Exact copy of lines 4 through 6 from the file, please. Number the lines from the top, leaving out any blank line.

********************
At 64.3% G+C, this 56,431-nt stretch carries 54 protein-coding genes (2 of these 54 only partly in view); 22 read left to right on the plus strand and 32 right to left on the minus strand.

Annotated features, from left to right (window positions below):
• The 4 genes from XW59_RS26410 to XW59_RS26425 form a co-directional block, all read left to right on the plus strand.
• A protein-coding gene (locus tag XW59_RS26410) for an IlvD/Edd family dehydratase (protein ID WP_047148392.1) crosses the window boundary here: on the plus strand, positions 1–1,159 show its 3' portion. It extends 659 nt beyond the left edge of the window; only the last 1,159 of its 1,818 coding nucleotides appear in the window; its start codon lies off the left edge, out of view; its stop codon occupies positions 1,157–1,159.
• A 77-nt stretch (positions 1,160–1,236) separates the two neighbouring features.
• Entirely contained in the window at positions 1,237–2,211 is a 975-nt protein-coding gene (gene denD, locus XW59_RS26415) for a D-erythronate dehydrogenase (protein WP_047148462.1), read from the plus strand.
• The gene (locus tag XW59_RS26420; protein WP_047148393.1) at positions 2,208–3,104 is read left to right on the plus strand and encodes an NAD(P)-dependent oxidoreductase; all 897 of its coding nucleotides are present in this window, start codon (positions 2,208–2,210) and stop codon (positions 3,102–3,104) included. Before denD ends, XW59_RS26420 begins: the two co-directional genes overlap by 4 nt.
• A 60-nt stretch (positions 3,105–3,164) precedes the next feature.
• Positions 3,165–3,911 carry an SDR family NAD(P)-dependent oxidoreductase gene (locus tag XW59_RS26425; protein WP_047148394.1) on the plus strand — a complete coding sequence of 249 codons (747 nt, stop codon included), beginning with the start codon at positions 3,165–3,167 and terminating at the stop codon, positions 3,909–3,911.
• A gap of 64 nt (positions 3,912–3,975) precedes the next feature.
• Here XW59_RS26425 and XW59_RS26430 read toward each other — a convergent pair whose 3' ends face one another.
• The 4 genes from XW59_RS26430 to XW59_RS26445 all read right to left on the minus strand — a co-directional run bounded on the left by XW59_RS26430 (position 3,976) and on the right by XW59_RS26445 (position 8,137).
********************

• A protein-coding gene (locus tag XW59_RS26410) for an IlvD/Edd family dehydratase (protein ID WP_047148392.1) crosses the window boundary here: on the plus strand, positions 1–1,159 show its 3' portion. It extends 659 nt beyond the left edge of the window; only the last 1,159 of its 1,818 coding nucleotides appear in the window; its start codon lies off the left edge, out of view; its stop codon occupies positions 1,157–1,159.
• A 77-nt stretch (positions 1,160–1,236) separates the two neighbouring features.
• Entirely contained in the window at positions 1,237–2,211 is a 975-nt protein-coding gene (gene denD, locus XW59_RS26415) for a D-erythronate dehydrogenase (protein WP_047148462.1), read from the plus strand.